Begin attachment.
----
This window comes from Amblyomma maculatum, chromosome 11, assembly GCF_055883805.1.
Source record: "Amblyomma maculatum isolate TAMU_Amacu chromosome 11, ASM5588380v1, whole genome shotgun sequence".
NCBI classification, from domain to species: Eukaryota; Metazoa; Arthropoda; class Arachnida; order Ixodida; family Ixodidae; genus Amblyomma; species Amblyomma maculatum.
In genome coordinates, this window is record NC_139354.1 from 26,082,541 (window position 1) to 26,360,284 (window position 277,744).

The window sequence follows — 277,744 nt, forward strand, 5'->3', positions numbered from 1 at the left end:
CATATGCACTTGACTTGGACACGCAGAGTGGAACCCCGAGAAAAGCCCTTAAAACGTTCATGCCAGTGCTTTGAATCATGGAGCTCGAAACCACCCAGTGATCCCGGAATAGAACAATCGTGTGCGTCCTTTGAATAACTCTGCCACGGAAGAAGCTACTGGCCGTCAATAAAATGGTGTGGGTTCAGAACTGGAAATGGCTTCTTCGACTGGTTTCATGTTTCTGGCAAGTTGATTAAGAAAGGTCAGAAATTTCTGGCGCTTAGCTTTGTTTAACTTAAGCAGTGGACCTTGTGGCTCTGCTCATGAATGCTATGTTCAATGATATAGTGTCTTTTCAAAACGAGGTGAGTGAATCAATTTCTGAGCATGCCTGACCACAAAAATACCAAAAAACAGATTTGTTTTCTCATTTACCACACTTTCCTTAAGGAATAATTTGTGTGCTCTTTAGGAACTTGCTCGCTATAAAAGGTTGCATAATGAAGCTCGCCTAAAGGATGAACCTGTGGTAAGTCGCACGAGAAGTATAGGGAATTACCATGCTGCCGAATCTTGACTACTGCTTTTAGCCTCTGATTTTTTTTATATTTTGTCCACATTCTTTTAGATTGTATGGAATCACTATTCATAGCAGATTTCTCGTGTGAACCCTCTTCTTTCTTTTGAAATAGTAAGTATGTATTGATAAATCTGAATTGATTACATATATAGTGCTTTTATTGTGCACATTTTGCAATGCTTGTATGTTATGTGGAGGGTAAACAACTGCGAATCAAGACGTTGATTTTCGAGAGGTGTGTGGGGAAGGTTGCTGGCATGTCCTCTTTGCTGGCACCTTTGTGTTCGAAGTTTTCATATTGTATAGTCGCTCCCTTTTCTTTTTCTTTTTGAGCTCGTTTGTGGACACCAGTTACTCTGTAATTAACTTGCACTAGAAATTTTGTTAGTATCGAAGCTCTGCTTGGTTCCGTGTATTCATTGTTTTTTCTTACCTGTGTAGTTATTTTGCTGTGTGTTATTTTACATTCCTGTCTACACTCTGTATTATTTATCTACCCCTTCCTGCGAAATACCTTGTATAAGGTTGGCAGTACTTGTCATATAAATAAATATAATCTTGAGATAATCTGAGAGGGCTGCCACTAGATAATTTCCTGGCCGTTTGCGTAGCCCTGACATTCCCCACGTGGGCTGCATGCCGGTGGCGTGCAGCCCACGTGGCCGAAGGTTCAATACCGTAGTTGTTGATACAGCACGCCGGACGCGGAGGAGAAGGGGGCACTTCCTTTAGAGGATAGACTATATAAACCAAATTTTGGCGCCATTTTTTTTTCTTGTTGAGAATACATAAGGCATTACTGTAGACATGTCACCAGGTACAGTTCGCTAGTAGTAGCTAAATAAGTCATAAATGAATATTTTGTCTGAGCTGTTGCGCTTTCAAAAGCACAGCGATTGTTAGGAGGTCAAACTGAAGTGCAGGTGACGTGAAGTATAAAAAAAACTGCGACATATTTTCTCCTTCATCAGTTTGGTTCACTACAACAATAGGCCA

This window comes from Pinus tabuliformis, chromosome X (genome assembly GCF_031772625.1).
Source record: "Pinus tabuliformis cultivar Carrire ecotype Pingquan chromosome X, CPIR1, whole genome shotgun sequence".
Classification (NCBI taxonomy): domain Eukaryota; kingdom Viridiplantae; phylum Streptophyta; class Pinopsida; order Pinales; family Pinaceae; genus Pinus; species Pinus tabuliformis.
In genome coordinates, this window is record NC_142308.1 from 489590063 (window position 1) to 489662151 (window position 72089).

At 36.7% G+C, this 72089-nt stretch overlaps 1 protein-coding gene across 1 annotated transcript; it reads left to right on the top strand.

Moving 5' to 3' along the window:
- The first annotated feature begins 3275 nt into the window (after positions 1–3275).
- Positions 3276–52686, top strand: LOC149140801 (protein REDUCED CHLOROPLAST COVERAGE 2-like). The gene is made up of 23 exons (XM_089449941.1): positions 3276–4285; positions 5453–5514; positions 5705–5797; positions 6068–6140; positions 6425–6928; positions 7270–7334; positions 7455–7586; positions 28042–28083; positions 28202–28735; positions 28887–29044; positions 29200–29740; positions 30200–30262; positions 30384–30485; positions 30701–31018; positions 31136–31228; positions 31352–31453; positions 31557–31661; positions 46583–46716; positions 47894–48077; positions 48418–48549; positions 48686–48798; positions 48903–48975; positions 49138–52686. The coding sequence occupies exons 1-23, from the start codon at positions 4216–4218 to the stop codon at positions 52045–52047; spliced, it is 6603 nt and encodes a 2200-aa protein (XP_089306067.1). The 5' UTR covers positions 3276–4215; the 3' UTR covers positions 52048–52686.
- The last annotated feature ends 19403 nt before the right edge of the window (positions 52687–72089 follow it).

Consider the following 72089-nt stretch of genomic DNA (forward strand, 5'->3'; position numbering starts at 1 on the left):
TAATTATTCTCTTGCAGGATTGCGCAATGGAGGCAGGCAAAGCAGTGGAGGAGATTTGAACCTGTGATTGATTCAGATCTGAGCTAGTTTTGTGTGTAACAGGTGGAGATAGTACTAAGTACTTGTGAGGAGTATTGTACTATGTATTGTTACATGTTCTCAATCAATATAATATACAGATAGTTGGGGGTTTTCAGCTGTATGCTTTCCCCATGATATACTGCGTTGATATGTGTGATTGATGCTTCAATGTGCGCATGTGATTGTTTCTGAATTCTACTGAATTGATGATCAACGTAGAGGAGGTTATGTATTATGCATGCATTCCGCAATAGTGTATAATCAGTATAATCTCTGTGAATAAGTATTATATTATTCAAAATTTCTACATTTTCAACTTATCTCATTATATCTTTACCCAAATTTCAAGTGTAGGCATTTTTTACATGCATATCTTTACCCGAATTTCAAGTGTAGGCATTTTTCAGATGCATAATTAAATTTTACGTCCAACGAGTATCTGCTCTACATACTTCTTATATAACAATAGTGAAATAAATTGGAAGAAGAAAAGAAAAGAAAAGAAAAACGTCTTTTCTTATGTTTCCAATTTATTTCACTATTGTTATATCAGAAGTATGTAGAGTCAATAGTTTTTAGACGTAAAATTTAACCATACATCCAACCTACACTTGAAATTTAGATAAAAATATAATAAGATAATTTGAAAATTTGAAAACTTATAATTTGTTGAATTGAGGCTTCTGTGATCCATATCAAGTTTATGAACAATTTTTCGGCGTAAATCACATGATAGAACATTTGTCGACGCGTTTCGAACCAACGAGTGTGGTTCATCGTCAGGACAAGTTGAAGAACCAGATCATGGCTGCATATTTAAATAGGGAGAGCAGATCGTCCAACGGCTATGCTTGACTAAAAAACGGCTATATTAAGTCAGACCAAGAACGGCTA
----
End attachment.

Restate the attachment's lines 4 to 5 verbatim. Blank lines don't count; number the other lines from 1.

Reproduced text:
In genome coordinates, this window is record NC_139354.1 from 26,082,541 (window position 1) to 26,360,284 (window position 277,744).

The window sequence follows — 277,744 nt, forward strand, 5'->3', positions numbered from 1 at the left end: